Waterloo Region, Guelph-area students returning to classroom on Monday

 Elementary and secondary students in Waterloo Region and Wellington-Dufferin-Guelph will return to in-person learning on Monday. The province made the announcement on Wednesday afternoon.

In a news release, the Ministry of Education said the decision to return to school was made unanimously by the Council of Medical Officers of Health. Waterloo Region's Medical Officer of Health Dr. Hsiu-Li Wang said the province was responsible for the final reopening decision, but local officials were asked for their input.

"I anticipated that the decision that will reflect the advice that has been given for Waterloo Region and I see that it has," she said at a Board of Health meeting on Wednesday afternoon. "Our schools will return to in-class learning as of Feb. 8."

COVID-19 by the numbers (as of Feb. 7)

  • Waterloo Region: 9,775 confirmed cases, 209 deaths, 8,658 resolved
  • Wellington-Dufferin-Guelph: 4,314 cases, 81 deaths, 3,976 resolved
  • Brant County: 1,380 cases, 12 deaths, 1,332 resolved
  • Haldimand-Norfolk: 1,365 cases, 43 deaths, 1,262 resolved
  • Huron Perth: 1,259 cases, 45 deaths, 1,134 recovered

Cambridge releases confidential report outlining 25 years of issues at Preston Springs

The City of Cambridge has released a previously confidential report detailing the long list of issues that plagued the former Preston Springs Hotel. The report, prepared by the city’s Chief Building Official Dennis Purcell dated Jan. 21, 2020, details why the building was deemed unsafe and was recommended for demolition.

According to the report, the cost to make the minimum required repairs would be high, and it’s unclear if these repairs would make a difference.

The Cambridge branch of the Architectural Conservancy of Ontario is still asking the City of Cambridge for a full external review of the circumstances that led to the demolition of the former Preston Springs Hotel.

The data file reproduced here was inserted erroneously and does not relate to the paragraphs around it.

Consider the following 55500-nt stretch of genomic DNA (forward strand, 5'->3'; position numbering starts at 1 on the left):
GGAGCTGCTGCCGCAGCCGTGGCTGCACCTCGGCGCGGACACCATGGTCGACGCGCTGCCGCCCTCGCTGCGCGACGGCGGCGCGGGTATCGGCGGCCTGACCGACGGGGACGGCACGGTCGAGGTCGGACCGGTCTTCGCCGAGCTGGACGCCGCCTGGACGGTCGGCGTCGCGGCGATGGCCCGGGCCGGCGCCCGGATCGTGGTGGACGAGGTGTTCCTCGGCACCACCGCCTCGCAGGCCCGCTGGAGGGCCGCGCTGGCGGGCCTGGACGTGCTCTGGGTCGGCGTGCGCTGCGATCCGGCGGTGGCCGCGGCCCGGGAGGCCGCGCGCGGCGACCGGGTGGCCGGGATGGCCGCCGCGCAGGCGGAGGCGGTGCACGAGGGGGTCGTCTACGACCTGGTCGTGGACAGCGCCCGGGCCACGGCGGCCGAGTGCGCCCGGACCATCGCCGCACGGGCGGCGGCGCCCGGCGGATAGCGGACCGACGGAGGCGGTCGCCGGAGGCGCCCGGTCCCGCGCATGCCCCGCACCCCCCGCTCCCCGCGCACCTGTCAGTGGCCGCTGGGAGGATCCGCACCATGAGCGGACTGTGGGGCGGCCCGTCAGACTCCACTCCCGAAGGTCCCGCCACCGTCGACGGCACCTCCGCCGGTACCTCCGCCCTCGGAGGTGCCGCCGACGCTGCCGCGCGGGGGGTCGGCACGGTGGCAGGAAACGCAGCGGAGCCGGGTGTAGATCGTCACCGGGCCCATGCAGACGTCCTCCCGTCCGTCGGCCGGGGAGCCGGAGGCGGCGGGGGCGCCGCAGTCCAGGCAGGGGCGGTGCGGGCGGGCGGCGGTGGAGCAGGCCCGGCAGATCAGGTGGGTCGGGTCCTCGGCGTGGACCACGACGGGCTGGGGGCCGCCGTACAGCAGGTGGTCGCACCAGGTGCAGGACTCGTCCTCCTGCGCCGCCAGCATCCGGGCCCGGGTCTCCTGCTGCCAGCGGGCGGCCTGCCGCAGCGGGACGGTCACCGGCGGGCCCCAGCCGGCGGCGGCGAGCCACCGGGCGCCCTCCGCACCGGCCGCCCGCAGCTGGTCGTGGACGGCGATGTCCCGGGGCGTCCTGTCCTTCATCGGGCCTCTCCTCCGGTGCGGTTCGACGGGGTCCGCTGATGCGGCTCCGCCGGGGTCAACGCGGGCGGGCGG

'There's no excuse': Waterloo Region sees just 55 per cent compliance rate in businesses

Adequate screening, wearing face coverings and proper physical distancing: those were among the top rules that Ministry of Labour inspectors caught businesses breaking over the last couple of weekends.

The ministry's big box blitz came to Waterloo Region last weekend and resulted in 12 tickets. Locally, they inspected 119 stores. Along with the 12 tickets, there were also 19 health and safety orders issued.

In an interview with CTV Kitchener on Monday morning, Minister of Labour Monte McNaughton said the most concerning thing was that the region's compliance rate was only about 55 per cent.

Wiarton Willie predicts an early spring, but should we trust him? Here's his hit rate over the last decade

On Feb. 2, Ontario's own Wiarton Willie emerges from his home to predict whether Canadians will see an early or late spring. His decision all depends on whether or not he sees his shadow.

This year, he called for an early spring, something that the rodent prognosticator has done seven times since 2011. The exceptions were in 2011, 2014, 2016 and 2018.

But how accurate have Willie and other weather-predicting groundhogs been over the past decade exactly? We took a look at how he has performed over the past decade and if we can bank on him going forward.

Eating donut inside leads to a dozen charges for Guelph man: police

A man is facing nearly a baker's dozen charges after reportedly eating his donut in the wrong place. Guelph police were first called to a business on Woodlawn Road East near Victoria Road North around 4:45 p.m. on Monday.

They say a man had taken off his mask and was eating a donut inside even though staff were asking him to leave. Police arrived and arrested the man, but a search of him revealed even more issues that led to charges, according to officials.